Angling Trade Survey: How many rods have you sent in for warranty repair/replacement in the past year?


How many rods have you sent in for warranty repair/replacement in the past year?

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* Angling Trade currently has a good number of rods out for warrantied fixes because we’re working on a story that evaluates the quality of these services, from time/turnaround, to added costs, communication and more. While some companies are quick (Orvis) when it comes to warranty service, others are taking up to four months or more to fix or replace a rod. All of this has us wondering… “How many rods need fixing, and who is sending them all in?”



  1. The other thing to look at, which I recently discovered is to pay attention before you buy to what you might expect from a rod manufacturer should a break happen. My case in point:

    – Last year I broke my Sage 8 weight. Only option was to send it in – 4 month repair time at $95!

    – This year I broke the tip on a Redington Strike. Unlike Sage, Redington offers $25 replacement tips. I got it in less than a week. $30 with FEDEX shipping and a week wait was amazing.

    So yes, Sage may have the cache, but I’d buy a Redington over it any time now just because of that.

    Both are now Far Bank companies, but VERY different policies/offers.

    • Sage, and most domestic factories, fit the rod to the next (adjacent) section(s) to ensure a perfect fit during the repair process. Sometimes that part is in stock and ready, sometimes it’s in stock but as a blank and needs guides and other times they need to start from scratch to create the part.

      While frustrating, because rods never break at a good time, I understand the process and commitment to quality. What is not acceptable is poor communication and customer service.

      Redington, and other overseas brands for that matter, buy extra parts from the factory and simply stock them because they are relatively inexpensive. The part could fit well or it could be slightly off (more likely to rock, break again, etc.) It’s fast and easy but far from custom.

      What’s most frustrating is the cost of a “lifetime warranty” now exceeding $150+ to repair.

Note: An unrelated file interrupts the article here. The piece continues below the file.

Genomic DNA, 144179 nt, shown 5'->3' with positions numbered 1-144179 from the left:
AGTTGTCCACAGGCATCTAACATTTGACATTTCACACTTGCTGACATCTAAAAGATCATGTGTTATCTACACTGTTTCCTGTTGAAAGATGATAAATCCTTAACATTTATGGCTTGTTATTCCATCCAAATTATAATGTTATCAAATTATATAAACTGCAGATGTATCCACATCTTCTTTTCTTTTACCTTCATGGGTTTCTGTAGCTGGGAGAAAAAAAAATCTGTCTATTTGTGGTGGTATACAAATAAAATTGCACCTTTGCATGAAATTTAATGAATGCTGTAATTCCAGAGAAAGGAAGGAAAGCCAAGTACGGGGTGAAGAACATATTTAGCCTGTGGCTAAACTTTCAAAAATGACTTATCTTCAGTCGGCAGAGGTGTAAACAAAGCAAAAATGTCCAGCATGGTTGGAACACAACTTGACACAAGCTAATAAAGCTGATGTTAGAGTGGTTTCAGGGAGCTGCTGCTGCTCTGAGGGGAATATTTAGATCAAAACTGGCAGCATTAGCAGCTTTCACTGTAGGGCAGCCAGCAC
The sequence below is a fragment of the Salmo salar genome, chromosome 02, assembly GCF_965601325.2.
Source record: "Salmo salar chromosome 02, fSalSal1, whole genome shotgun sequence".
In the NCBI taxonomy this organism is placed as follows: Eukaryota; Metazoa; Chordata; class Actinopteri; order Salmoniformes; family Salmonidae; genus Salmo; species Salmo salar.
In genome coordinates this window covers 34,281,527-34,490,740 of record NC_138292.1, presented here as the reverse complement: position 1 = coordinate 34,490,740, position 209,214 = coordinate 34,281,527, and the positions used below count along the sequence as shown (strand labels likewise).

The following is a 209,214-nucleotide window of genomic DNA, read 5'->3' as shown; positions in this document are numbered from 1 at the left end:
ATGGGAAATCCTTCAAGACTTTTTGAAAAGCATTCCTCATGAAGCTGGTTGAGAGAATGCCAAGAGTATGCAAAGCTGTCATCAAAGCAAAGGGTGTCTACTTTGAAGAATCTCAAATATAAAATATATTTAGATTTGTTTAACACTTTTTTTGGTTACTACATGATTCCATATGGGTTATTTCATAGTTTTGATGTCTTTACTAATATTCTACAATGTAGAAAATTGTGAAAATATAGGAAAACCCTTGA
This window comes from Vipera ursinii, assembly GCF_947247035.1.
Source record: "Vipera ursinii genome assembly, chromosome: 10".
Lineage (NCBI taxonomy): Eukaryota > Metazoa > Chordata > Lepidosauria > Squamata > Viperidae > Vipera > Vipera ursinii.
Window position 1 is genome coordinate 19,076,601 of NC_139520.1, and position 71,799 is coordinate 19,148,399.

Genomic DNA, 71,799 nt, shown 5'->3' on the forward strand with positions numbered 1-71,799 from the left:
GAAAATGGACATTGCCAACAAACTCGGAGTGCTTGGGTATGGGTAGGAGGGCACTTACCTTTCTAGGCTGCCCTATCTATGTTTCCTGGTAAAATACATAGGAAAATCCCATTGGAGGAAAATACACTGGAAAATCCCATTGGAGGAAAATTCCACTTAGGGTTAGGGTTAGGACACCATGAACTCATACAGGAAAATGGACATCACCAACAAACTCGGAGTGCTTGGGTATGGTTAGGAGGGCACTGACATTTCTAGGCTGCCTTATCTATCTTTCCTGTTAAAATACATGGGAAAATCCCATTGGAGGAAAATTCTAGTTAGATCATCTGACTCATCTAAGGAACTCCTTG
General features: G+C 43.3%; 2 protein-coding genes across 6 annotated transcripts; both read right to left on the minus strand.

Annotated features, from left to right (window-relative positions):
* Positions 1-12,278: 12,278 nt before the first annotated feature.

• Going to have to agree with this mindset. I know some manufacturers have their reasons for wanting the entire rod back to guarantee proper fitment of the new section, especially on higher end models but it seems very archaic, inconvenient, and time-consuming. Orvis claims to have improved their process and tolerances to the level that they can simply send replacement sections within one week for basically any rod in their lineup. It’s a HUGE selling point for me personally, and I’ve been moving towards Orvis product again after 20+ years because of it.

      I think it would behoove many of the premier manufacturers to explore this approach on their lineups. I know G-Loomis had the ‘wildcard’ program, but it always felt a little odd and still seemed inefficient as they just sent a whole new rod and then required you to send the old one back within a define timeframe or be charged full price for a new one.

  2. It’s a slim piece of brittle carbon fiber. Anyone using rods on a daily basis is breaking a lot of rods, especially if those rods are being used by folks who do not own the rods, may have never owned a fly rod or held one before, probably woke up too early this morning, and went to bed too late last night after a vacation level of alcohol consumption. Coffee this morning (if they were able to get any) was probably weak and sub par as well. Those rods were also probably transported still rigged from the day before, in a car or truck bed (not everyone has a ridiculous status symbol mounted atop their working rig), taken out, placed in a boat, removed from boat and then placed back into car or bed of truck, then put away (still rigged) in the dark. Hell, last night I tangled the tips of three eight weights into the pile of 5/0 musky flies hanging from the side of the shed, after returning in the dark from a long day chasing smallmouth and drinking too many energy drinks. I was able to use some breathing exercises and the light on my cell phone to avert disaster but only because Ive been living so right, good and clean.

    I am the guy sending them in.

    Considering the break the rod companies give me on price, I am more than happy to wait and pay for a repair. I also have insurance on the things, along with everything else should I choose to use it (maybe this is the new wave). I also have a quiver that can spare a few in the shop for a few months.

    I have no idea how rod companies stay in business.

    If you are upset about the cost of fly rods….blame me.

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